“It really comes down to how it’s going to make other people feel,” Hollander said. “A cool look, if it fits you and makes you feel good about yourself, seems to be consistent with your personality and is not done in an incongruous way, can be fine. If not; if you are trying to be too cool, people will find you out.”
Hollander said it is not simply a matter of aesthetics. Any look will work as long as the individual is confident and has strong self-esteem.
“It really depends on your profession and people you will be meeting,” Hollander said. “Sometimes it might be an encumbrance and might not be considered conservative enough. That's where your personality takes over. If you are not secure in the look, you may even react to negative feedback on a subliminal level. You need to own that look.”
It goes without saying that some men can pull off the permanent 5 o’clock shadow and be seen as trendsetters. The trendsetters are generally young, athletic, well-dressed, confident individuals who can make the look work for them. It may not suit older or less athletic men.
Facial structure is another consideration, said Jody Siu, of the Salon at Jodi’s in Westminster.
“It’s a trendy look that is more popular with younger guys,” said Siu, whose salon serves women, men and children. “Older gentlemen more often wear trimmed beards, as opposed to the scruffy look.”
“There are many ways to go with the style,” said Liu. “It depends on other aspects of how you look, including your bone structure, your weight, your hairstyle and how you dress. If a scruffy look is done correctly by a stylist it can look very trendy.”
Maintaining a designer stubble can be achieved by using one of many varieties of hair trimmers made specifically for grooming facial hair, said Siu.
To keep a beard at the desired length requires shaving every couple of days. The goal is to choose clippers that can be adjusted to preferred stubble length. Just like a clean shave, designer stubble requires attention.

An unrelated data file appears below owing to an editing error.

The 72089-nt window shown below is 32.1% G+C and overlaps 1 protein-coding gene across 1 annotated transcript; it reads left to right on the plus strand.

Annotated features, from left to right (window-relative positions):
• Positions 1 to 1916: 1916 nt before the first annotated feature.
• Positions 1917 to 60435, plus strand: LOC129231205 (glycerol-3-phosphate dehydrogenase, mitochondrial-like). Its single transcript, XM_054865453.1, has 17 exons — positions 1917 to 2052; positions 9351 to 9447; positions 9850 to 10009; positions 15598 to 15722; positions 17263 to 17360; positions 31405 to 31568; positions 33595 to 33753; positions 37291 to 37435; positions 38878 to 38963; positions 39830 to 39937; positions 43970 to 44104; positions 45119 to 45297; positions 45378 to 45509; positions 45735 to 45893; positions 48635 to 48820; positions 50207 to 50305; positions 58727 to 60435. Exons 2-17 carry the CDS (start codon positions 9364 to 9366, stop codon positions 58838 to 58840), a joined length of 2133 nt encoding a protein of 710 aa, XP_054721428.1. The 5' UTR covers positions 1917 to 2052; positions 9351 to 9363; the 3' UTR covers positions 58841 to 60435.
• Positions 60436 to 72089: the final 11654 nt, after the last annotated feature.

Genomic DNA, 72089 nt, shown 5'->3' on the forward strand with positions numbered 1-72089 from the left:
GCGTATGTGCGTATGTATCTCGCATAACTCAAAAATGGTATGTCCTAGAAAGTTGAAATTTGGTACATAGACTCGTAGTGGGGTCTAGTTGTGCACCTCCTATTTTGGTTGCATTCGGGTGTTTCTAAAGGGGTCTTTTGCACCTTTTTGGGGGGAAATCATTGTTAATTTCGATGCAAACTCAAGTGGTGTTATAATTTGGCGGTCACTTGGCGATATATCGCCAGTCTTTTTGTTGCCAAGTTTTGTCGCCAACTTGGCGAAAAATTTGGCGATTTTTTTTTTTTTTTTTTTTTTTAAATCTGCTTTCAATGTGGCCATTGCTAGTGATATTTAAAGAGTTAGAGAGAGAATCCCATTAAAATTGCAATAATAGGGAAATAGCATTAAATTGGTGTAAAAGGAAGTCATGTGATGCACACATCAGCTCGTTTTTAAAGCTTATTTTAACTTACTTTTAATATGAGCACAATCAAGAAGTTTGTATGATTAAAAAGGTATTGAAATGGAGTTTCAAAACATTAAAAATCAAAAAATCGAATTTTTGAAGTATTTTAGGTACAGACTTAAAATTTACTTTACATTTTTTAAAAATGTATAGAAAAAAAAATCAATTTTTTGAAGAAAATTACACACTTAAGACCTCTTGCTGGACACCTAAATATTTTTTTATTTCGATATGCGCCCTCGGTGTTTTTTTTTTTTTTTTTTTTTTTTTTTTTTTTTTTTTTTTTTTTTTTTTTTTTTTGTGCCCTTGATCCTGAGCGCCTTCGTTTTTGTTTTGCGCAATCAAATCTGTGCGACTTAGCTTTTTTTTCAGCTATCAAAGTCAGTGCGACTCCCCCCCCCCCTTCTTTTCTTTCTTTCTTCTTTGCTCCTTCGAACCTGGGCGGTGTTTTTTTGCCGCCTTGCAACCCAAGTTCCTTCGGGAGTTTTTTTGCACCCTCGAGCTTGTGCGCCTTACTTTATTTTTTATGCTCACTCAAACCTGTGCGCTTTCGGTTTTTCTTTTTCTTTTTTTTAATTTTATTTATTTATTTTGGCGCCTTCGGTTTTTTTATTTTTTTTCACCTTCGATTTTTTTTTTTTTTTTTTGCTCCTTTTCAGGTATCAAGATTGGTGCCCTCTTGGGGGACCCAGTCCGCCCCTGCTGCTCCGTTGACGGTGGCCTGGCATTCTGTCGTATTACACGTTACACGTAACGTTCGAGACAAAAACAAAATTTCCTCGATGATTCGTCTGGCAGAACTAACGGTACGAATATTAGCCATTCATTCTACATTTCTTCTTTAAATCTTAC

Siu said the look also requires a daily face cleansing, using shampoo and conditioner. Using a facial moisturizer is also a good idea, she added.
A daily close shave is actually good for the skin’s health, said Dr. Lawrence Feldman, a dermatologist with the Carroll Hospital Center. Much like a cosmetic chemical peel, the razor removes the uppermost dermal layer, which promotes new skin replacement.
Good facial hygiene, whether a man is clean-shaven, sports stubble or a full beard, is the first step in maintaining an attractive and healthy face. If an individual has skin problems, such as acne, those conditions should also be treated as part of maintaining skin health, Feldman said.
“Curly facial hair can sometimes cause pseudofolliculitis barbae, a skin condition caused when curly hair grows back underneath the skin,” Feldman said. “It is sometimes called a hair splinter. It works under the skin and causes a foreign growth, an abscess or boil.”
Feldman said keeping one’s face clean helps prevent infections and odors. Shaving “does make the skin look better.” As long as the face is kept clean and there are no skin problems, such as barbae, 5 o’clock shadow is a perfectly acceptable fashion option.
No matter what look is chosen, it is important for the wearer to be comfortable with the choice. And anything from stubble to a glorious growth of a full beard needs to be washed every day.